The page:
The AAN considers those who have been in this condition for a year or longer to have “almost no probability of recovery.”
Medical, Ethical Questions Largely Decided, Experts Say (WaPo, March 22)
The brain-damaged woman will never regain the conscious awareness she lost 15 years ago, medical experts said, and decades of case law have already dealt with the legal issues raised by people in her condition. Patients who do not return to normal within weeks of losing conscious awareness have a very poor prognosis, studies have shown. Electrical measurements have revealed no activity in the regions of Schiavo’s brain needed for such consciousness, and repeated clinical examinations have left no doubt about her future. “She is permanently unconscious and will never again have consciousness,” said Robert M. Veatch, a professor of medical ethics at the Kennedy Institute of Ethics at Georgetown University, adding that she cannot feel sensations of hunger or thirst. “She can’t starve or be thirsty. Anyone who uses those words doesn’t understand the condition she is in.”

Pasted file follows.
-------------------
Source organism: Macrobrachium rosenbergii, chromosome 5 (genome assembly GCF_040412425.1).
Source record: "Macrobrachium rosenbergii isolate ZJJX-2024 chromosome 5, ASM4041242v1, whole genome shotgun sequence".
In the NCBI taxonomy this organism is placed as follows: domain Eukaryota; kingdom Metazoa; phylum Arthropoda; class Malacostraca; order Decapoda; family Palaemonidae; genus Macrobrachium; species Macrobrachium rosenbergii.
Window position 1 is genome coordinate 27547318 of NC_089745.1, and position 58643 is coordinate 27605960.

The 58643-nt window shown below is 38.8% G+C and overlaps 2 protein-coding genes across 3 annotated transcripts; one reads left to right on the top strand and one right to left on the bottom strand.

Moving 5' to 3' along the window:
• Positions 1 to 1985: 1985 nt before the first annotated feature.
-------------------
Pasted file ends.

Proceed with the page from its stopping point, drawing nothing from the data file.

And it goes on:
Schiavo’s parents, however, have argued that their daughter’s condition is not as bad as doctors suggest. Schiavo sleeps and wakes, blinks, and sometimes seems to smile. Her parents and other critics of the decision to remove her feeding tube insist that she responds to the presence of friends and relatives.
Medical experts said those behaviors are the cruelest aspect of a terrible condition: Grimaces and other facial expressions give families of tens of thousands of such patients hope, but they are evidence only that Schiavo’s brain stem is working, keeping alive reflexes and routine bodily functions. They do not suggest that the higher areas of brain functioning needed for her to regain conscious awareness will return, experts said. “It’s uncanny but misleading,” said William Winslade, who has studied how to distinguish patients in a persistent vegetative state from those suffering from other conditions at the University of Texas Medical Branch in Galveston. “Family members . . . will interpret random eye movements as something is happening. That has to be the case with Terri Schiavo. A truckload of physicians have concluded she is in a persistent vegetative state.”